Finaly :

NAS Softwares

Samba and network optimizations

As always the Archlinux wiki was a very good start point. The important steps are :

  • setting “hosts allow” to restrict accesses
  • set “encrypt passwords = yes”
  • set “security = user”
  • create users according to systems accounts with “smbpasswd -a <login>”

I found 2 great articles about network optimizations: (similar to Sheevaplug, but a little less powerfull)

I ended up with the following customizations with which I currently have 18.6 Mb/s when reading and 17.8 Mb/s when writting.

/etc/sysctl.d/10-iptuning.conf :

net.core.rmem_max = 5603328 # 0,75 of wmem_max rounded to 4096
net.core.wmem_max = 4194304 # set tcp mem to 4M max (default = 16k)
net.ipv4.tcp_rmem = 4096 87380 5603328
net.ipv4.tcp_wmem = 4096 16384 4194304
net.ipv4.tcp_timestamps = 0 # less CPU usage on small arm soc
net.core.optmem_max = 65535
net.core.netdev_max_backlog = 5000

/etc/samba/smb.conf (network settings only) :

strict allocate = Yes
read raw = yes
write raw = yes
strict locking = No
min receivefile size = 4096
use sendfile = true
aio read size = 4096
aio write size = 4096
oplocks = yes
max xmit = 65535
max connections = 16
deadtime = 15
getwd cache = yes

Regain : a search engine

Regain is a nice and simple search engine, initialy made for desktop search. It is composed of a crawler and a web interface for searching… So it can also be used as a server search engine.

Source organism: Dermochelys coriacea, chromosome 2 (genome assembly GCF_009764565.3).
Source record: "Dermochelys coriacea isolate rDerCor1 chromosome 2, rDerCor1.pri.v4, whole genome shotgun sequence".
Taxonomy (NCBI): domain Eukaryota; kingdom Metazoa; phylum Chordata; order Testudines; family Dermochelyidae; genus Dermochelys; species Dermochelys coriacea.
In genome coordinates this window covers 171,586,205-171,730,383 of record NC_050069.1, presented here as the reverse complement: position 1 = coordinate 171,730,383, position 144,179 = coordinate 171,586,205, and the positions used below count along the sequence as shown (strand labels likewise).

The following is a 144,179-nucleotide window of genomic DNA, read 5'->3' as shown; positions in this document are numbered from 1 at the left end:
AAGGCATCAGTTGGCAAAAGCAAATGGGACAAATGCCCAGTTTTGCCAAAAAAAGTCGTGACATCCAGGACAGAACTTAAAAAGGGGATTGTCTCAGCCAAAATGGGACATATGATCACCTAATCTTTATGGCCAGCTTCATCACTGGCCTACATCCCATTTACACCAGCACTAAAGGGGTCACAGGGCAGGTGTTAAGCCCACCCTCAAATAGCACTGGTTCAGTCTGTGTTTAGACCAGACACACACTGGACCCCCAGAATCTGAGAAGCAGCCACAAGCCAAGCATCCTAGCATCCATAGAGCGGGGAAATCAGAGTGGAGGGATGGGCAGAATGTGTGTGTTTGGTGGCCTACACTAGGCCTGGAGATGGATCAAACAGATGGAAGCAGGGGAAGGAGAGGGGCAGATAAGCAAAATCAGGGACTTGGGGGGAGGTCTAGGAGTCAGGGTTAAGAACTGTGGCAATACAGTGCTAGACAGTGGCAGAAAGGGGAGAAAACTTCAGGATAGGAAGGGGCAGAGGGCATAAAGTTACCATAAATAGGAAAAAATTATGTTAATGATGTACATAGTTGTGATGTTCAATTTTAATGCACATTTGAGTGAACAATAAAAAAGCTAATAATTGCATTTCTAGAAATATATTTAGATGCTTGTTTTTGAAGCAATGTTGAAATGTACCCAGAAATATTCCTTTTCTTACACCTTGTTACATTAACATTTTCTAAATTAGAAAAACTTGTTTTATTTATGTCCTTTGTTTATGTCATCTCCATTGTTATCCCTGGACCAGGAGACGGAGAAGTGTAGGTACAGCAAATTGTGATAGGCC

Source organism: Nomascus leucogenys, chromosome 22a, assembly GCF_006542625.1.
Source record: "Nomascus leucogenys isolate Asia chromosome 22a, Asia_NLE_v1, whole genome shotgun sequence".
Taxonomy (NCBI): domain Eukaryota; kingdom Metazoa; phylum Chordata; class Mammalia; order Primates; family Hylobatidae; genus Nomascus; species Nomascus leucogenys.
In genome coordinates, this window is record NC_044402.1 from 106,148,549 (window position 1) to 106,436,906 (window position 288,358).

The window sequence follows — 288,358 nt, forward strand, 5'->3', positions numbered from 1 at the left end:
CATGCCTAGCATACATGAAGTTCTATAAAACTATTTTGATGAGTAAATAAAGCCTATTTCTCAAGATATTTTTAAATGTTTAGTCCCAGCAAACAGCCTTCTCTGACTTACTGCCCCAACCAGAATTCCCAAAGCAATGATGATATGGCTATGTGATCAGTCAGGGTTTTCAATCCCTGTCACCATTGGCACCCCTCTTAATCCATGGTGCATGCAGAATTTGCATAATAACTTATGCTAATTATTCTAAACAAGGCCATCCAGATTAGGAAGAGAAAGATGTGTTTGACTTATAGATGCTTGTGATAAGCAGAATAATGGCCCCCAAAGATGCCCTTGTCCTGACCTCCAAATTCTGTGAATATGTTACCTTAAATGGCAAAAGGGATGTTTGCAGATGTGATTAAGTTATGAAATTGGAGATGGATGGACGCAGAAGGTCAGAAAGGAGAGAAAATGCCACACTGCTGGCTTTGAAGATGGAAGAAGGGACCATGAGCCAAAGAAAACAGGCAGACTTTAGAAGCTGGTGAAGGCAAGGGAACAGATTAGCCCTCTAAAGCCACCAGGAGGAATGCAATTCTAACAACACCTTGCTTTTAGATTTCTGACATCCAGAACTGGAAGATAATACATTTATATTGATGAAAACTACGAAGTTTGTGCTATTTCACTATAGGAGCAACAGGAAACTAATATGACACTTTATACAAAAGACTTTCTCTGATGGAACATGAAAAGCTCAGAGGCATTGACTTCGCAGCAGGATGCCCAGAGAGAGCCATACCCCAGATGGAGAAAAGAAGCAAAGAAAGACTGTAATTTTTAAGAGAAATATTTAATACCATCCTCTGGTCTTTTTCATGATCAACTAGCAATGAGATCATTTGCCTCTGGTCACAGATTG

It requires java (6 or 7) and tomcat6 to run. Installation guide can be found in Regain manual. I installed it in /opt/regain and made symlink for the webapp to be found by tomcat (in /var/lib/tomcat6/webapps)

I also installed pdfbox to better index pdf files. I had to change the source url in the PKGBUILD (yaourt -S pdfbox) because the default site was too slow (see for mirrors)

I activated the use of PDFBox by uncommenting the dedicated “preparator” in /var/lib/tomcat6/conf/regain/SearchConfiguration.xml.

With tomcat6 started at this point, regain just displayed a message saying that there was no index. Building one needed to launch the indexer :

cd /opt/regain/runtime/crawler
java -Xms128m -Xmx128m -jar regain-crawler.jar

It can take a lot of time depending on the number of files to index…

With an index, the web interface allowed to search and see some “google like” results. But clicking on a result did nothing !… Regain is a desktop search engine, so it generates links like “file:///” which simply can’t work from a workstation.

Chance is, regain allows to change links prefixes. With Windows workstations, links like “\\server\share” should work, but I only have Linux and Mac OS X clients. So the only “universal” prefix that could be recognized by any browser was… the (not so) good plain old ftp protocol (ftp://server/). This protocol is clearly not secure and FTPS or SFTP don’t work with all browsers. So I choosed to use a simple FTP connection for search result consultations. It’s not secure, but I only use the search from time to time, so un-encrypted passwords are only passing my network very few times.

Main options of my vsftpd :

  • local users only
  • limit to true users
  • set home of all users to /home (for chroot)
  • CHROOT users

Then in /var/lib/tomcat6/conf/regain/SearchConfiguration.xml, I added the following rewrite rules for all results :

  &lt;rule prefix="file:///myShares" replacement="ftp://myServer.address"/&gt;

I could have used tomcat to securely access files in https by activating directory listing, but it would have meant

  • to give tomcat user right to access all files – not that secure
  • to duplicate system accounts for access restriction – not really nice
  • to chroot tomcat user to where NAS sources are – not sure it could work correctly
  • to set a signed certificate – hmm… that’s just a home network 😉